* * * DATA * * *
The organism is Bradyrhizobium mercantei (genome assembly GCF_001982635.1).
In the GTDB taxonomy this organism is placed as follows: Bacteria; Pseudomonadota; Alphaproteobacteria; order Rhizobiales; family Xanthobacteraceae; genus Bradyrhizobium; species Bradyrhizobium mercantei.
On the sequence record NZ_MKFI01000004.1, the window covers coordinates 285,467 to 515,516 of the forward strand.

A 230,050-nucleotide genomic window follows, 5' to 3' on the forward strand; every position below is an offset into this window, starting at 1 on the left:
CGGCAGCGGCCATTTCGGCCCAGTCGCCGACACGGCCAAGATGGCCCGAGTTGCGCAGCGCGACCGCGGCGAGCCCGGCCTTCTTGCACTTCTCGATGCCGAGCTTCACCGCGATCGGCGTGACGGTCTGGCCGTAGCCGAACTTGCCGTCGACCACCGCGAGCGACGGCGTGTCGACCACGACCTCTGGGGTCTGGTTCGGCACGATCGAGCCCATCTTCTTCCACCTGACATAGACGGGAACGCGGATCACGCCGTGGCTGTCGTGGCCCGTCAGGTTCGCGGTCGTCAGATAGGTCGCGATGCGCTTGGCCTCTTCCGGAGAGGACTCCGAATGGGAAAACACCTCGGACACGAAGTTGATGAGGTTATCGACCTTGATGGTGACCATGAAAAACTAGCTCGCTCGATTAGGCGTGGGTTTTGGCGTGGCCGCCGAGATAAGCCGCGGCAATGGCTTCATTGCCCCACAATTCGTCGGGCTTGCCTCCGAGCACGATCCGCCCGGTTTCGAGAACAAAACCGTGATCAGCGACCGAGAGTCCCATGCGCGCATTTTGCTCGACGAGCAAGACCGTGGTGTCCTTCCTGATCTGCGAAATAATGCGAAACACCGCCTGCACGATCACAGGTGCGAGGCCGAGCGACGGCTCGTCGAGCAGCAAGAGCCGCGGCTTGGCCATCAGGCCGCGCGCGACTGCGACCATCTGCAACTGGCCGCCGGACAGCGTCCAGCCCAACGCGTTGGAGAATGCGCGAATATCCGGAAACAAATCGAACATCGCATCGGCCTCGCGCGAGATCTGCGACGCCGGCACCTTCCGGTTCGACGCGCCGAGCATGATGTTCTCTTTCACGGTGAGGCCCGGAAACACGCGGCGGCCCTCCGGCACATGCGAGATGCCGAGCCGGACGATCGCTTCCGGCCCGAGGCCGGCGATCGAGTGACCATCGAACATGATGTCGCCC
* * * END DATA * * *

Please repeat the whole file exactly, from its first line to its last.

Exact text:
The organism is Bradyrhizobium mercantei (genome assembly GCF_001982635.1).
In the GTDB taxonomy this organism is placed as follows: Bacteria; Pseudomonadota; Alphaproteobacteria; order Rhizobiales; family Xanthobacteraceae; genus Bradyrhizobium; species Bradyrhizobium mercantei.
On the sequence record NZ_MKFI01000004.1, the window covers coordinates 285,467 to 515,516 of the forward strand.

A 230,050-nucleotide genomic window follows, 5' to 3' on the forward strand; every position below is an offset into this window, starting at 1 on the left:
CGGCAGCGGCCATTTCGGCCCAGTCGCCGACACGGCCAAGATGGCCCGAGTTGCGCAGCGCGACCGCGGCGAGCCCGGCCTTCTTGCACTTCTCGATGCCGAGCTTCACCGCGATCGGCGTGACGGTCTGGCCGTAGCCGAACTTGCCGTCGACCACCGCGAGCGACGGCGTGTCGACCACGACCTCTGGGGTCTGGTTCGGCACGATCGAGCCCATCTTCTTCCACCTGACATAGACGGGAACGCGGATCACGCCGTGGCTGTCGTGGCCCGTCAGGTTCGCGGTCGTCAGATAGGTCGCGATGCGCTTGGCCTCTTCCGGAGAGGACTCCGAATGGGAAAACACCTCGGACACGAAGTTGATGAGGTTATCGACCTTGATGGTGACCATGAAAAACTAGCTCGCTCGATTAGGCGTGGGTTTTGGCGTGGCCGCCGAGATAAGCCGCGGCAATGGCTTCATTGCCCCACAATTCGTCGGGCTTGCCTCCGAGCACGATCCGCCCGGTTTCGAGAACAAAACCGTGATCAGCGACCGAGAGTCCCATGCGCGCATTTTGCTCGACGAGCAAGACCGTGGTGTCCTTCCTGATCTGCGAAATAATGCGAAACACCGCCTGCACGATCACAGGTGCGAGGCCGAGCGACGGCTCGTCGAGCAGCAAGAGCCGCGGCTTGGCCATCAGGCCGCGCGCGACTGCGACCATCTGCAACTGGCCGCCGGACAGCGTCCAGCCCAACGCGTTGGAGAATGCGCGAATATCCGGAAACAAATCGAACATCGCATCGGCCTCGCGCGAGATCTGCGACGCCGGCACCTTCCGGTTCGACGCGCCGAGCATGATGTTCTCTTTCACGGTGAGGCCCGGAAACACGCGGCGGCCCTCCGGCACATGCGAGATGCCGAGCCGGACGATCGCTTCCGGCCCGAGGCCGGCGATCGAGTGACCATCGAACATGATGTCGCCC